|Publication number||US3432782 A|
|Publication date||Mar 11, 1969|
|Filing date||May 31, 1967|
|Priority date||Aug 3, 1966|
|Also published as||DE1538456B1|
|Publication number||US 3432782 A, US 3432782A, US-A-3432782, US3432782 A, US3432782A|
|Original Assignee||Ellenberger & Poensgen|
|Export Citation||BiBTeX, EndNote, RefMan|
|Patent Citations (5), Referenced by (2), Classifications (9)|
|External Links: USPTO, USPTO Assignment, Espacenet|
1969 .1. ELLENBERGER 3,432,782
PUSHBUTTONCONTROLLED OVERLOAD CIRCUIT BREAKER Filed May 31, 1967 Fig. 1
x 11 19 7O "1/ V15 &; E113???) Fig.5
v /3 a0 5 9 MA [31 w Inventor IAKOB ELLENBERGER BY W ATTORNEY United States Patent 3,432,782 PUSHBUTTON-CONTROLLED OVERLOAD CIRCUIT BREAKER Jakob Ellenberger,
assignor to Firma firm of Germany Filed May 31,
U.S. Cl. 335-170 Int. Cl. H01h 9/20 Altdorf, near Nuremberg, Germany, Ellenberger & Poensgen G.m.b.H., a
1967, Ser. No. 642,401 application Germany, Aug. 3, 1966,
10 Claims ABSTRACT OF THE DISCLOSURE Summary 0 the invention The present invention relates to an electromagnetic pushbutton-controlled overload circuit breaker which is provided with a switch element which carries the pushbutton and is adapted to be moved by spring force to its circuit-breaking or Off position, and with an electromagnet which may be energized by direct current for electromagnetically releasing the switch element. The known overload circuit breakers of this type have the disadvantage that they are relatively complicated and of considerable dimensions, and that therefore they cannot be employed for printed circuits. It is therefore an object of the present invention to provide a circuit breaker of the above-mentioned type which consists of as few, simple, and easily manufactured parts as possible and is designed so as to be of the smallest possible dimensions and thus adapted to be employed not only for general use but especially also in connection with printed circuits.
For attaining this object, the invention provides that the armature of the electromagnet is secured to or forms a part of a switch element which, in turn, is secured to the pushbutton, and that the core of this magnet which holds the armature in the attracted position and is premagnetized, preferably by a permanent magnet, is provided with a pair of arms which project toward each other and are spaced from each other by an air gap and carry the coil of the electromagnet, the magnetic flux of which is directed opposite to the flux which is produced by the pre'magnetization of the core. The invention thus produces the advantage that, since the armature is held in its attracted position by the premagnetized core of the electromagnet, there is no longer any need for a special, relatively complicated holding mechanism as required in the known overload circuit breakers. If an excess current occurs and reaches a certain predetermined value, for example, of 1.5 I the premagnetization will be compensated by the magnetic field which is produced by the field coil on the core of the magnet so that the armature and thus the switch element will then be released from the magnet core and be moved by the release springs to its off position.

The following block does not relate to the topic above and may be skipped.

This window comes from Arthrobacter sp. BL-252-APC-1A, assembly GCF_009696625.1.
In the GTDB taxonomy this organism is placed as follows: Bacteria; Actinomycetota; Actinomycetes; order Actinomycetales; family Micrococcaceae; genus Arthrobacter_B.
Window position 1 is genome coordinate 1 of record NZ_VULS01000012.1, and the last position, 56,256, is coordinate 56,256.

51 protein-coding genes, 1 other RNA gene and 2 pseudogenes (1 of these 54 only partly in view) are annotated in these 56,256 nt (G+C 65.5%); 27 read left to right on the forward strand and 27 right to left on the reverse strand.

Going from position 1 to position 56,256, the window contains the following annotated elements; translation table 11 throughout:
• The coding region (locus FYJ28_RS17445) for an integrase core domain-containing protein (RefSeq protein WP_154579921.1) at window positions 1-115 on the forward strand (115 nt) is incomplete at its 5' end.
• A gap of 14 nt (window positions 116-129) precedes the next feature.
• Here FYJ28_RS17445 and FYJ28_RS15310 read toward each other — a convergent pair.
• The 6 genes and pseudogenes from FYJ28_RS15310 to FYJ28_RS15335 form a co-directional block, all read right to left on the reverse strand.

The magnet core may consist of two very simple T- shaped' parts, the crossbars of which extend parallel to each other, while their central arms extending at right angles to the crossbars are directed toward, but are spaced by an air gap from each other and carry the field coil. One of the ends of each of these crossbars may be con- Patented Mar. 11, 1969 nected to the permanent magnet, while the other end may engage upon the armature. The manufacture of the magnet core may be simplified by making each of the T-shaped parts of two equal metal plates, one of which is provided at one end of its crossbar with a connecting extension which is bent at a right angle thereto. The two plates of each T-shaped part are then applied in inverse positions on each other so that the angular extension of one plate faces and is connected to the permanent magnet, while the angular extension of the other plate faces the armature. These angular extensions facing the permanent magnet produce a large surface engagement between the metal plates and the permanent magnet and reduce the magnetic contact resistance to a minimum, while the angular extensions facing the armature insure a good transmission of the magnetic lines of force from the magnet core to the armature.